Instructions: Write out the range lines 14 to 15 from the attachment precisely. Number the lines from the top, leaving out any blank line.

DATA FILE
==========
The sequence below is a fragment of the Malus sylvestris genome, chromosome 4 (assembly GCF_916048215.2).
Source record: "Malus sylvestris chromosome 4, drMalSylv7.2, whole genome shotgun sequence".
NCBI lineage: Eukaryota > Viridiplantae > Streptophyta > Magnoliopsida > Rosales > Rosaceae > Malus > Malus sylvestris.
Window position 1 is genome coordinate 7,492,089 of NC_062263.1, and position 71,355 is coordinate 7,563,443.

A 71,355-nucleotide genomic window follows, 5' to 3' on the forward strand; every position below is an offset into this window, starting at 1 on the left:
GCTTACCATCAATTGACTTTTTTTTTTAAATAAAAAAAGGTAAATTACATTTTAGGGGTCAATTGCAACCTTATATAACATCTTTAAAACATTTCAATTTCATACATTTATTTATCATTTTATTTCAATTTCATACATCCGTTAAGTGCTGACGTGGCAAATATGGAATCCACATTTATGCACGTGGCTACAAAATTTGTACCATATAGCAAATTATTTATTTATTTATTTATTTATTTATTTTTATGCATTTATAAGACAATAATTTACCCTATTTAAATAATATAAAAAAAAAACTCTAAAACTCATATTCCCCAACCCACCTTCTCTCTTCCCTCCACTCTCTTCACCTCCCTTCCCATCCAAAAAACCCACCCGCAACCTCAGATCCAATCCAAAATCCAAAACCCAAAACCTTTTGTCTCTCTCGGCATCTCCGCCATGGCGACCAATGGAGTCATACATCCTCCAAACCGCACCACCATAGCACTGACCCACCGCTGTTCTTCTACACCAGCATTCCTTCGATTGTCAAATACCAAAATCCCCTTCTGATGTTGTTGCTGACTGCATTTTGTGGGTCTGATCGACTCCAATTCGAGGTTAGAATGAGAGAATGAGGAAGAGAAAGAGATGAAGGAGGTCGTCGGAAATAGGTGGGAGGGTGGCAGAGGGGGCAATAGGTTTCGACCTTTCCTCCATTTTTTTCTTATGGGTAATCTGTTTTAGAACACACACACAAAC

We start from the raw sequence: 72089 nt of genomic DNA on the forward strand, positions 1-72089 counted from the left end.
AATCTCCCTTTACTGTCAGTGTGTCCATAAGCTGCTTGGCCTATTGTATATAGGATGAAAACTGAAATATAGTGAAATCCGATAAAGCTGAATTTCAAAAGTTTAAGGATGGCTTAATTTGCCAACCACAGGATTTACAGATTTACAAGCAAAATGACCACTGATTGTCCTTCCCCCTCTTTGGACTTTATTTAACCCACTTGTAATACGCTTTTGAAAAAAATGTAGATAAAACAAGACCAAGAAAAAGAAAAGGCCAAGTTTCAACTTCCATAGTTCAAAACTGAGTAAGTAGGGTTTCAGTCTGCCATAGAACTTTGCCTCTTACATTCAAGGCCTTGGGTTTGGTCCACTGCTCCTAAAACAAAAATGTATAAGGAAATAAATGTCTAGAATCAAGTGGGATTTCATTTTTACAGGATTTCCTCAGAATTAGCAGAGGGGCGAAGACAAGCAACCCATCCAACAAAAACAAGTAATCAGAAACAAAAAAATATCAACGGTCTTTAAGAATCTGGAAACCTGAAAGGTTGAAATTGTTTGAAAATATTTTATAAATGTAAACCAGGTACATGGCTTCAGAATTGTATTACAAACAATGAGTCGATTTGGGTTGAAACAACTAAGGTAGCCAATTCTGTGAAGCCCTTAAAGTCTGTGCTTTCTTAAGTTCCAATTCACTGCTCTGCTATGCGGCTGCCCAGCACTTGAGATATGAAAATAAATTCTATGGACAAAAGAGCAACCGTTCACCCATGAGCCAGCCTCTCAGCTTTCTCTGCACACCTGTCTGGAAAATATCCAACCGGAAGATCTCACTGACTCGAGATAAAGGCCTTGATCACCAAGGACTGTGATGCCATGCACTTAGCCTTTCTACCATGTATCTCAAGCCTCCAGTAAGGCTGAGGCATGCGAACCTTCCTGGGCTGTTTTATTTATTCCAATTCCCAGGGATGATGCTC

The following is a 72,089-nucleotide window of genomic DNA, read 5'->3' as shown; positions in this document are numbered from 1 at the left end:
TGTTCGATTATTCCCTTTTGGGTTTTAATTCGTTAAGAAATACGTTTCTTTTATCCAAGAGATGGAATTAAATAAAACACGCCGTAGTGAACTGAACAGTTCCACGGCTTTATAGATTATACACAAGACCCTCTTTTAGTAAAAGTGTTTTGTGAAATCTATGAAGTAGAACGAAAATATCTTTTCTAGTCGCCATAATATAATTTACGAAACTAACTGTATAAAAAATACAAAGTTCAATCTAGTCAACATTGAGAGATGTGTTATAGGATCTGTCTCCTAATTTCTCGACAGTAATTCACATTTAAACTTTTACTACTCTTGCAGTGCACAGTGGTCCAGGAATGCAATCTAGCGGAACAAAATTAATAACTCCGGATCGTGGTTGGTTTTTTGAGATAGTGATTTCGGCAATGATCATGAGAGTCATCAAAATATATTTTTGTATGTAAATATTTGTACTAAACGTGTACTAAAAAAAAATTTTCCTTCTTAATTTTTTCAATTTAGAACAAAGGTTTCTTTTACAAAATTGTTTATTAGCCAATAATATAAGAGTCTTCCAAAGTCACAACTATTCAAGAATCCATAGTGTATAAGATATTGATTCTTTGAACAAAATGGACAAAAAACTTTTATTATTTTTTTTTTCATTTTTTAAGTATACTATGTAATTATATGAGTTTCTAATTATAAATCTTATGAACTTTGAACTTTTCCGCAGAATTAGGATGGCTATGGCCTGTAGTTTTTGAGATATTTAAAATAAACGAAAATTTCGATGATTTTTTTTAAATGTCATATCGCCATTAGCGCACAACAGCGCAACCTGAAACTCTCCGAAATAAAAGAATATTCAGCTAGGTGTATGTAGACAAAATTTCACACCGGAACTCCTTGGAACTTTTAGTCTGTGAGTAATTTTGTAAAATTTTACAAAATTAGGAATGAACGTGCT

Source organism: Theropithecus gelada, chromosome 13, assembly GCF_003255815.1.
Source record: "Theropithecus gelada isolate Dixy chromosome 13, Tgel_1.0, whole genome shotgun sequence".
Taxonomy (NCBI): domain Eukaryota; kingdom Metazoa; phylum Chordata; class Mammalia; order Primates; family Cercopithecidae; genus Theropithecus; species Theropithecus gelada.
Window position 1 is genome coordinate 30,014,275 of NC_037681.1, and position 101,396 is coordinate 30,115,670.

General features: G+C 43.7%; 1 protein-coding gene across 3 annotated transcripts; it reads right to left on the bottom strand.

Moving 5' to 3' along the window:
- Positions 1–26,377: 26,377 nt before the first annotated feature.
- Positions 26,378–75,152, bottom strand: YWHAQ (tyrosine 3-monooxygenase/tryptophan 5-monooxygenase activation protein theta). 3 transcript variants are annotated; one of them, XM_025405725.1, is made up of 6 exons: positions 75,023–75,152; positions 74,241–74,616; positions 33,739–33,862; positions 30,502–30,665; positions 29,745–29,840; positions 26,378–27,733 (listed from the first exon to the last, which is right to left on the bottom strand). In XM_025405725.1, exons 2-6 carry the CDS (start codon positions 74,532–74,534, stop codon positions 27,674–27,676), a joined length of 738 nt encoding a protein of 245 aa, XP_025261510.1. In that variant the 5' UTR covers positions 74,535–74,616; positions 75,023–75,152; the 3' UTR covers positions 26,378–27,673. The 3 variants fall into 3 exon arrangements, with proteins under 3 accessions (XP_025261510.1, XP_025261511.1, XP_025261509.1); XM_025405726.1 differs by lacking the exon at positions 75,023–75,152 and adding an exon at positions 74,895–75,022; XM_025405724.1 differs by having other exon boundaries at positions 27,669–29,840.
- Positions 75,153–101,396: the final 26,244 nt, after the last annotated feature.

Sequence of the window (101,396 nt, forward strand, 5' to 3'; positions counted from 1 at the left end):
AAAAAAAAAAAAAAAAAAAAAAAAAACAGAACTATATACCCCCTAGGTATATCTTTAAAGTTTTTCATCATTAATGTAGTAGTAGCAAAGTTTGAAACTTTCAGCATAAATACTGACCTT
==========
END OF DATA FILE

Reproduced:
Window position 1 is genome coordinate 30,014,275 of NC_037681.1, and position 101,396 is coordinate 30,115,670.

General features: G+C 43.7%; 1 protein-coding gene across 3 annotated transcripts; it reads right to left on the bottom strand.